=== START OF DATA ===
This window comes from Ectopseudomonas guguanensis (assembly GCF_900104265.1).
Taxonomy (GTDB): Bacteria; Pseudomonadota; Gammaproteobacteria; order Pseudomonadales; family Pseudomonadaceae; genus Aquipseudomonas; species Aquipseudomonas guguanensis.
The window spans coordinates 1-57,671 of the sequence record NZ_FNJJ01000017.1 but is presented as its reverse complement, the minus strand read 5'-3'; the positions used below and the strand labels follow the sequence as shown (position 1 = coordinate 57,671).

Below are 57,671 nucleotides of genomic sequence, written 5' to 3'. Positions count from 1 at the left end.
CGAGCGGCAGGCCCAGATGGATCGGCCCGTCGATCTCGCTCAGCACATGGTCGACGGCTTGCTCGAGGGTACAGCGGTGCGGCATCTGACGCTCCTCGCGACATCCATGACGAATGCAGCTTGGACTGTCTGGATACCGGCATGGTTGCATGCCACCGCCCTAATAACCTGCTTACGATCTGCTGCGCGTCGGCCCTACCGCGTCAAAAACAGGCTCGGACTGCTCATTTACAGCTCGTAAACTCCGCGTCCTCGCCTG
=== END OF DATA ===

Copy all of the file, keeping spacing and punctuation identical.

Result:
This window comes from Ectopseudomonas guguanensis (assembly GCF_900104265.1).
Taxonomy (GTDB): Bacteria; Pseudomonadota; Gammaproteobacteria; order Pseudomonadales; family Pseudomonadaceae; genus Aquipseudomonas; species Aquipseudomonas guguanensis.
The window spans coordinates 1-57,671 of the sequence record NZ_FNJJ01000017.1 but is presented as its reverse complement, the minus strand read 5'-3'; the positions used below and the strand labels follow the sequence as shown (position 1 = coordinate 57,671).

Below are 57,671 nucleotides of genomic sequence, written 5' to 3'. Positions count from 1 at the left end.
CGAGCGGCAGGCCCAGATGGATCGGCCCGTCGATCTCGCTCAGCACATGGTCGACGGCTTGCTCGAGGGTACAGCGGTGCGGCATCTGACGCTCCTCGCGACATCCATGACGAATGCAGCTTGGACTGTCTGGATACCGGCATGGTTGCATGCCACCGCCCTAATAACCTGCTTACGATCTGCTGCGCGTCGGCCCTACCGCGTCAAAAACAGGCTCGGACTGCTCATTTACAGCTCGTAAACTCCGCGTCCTCGCCTG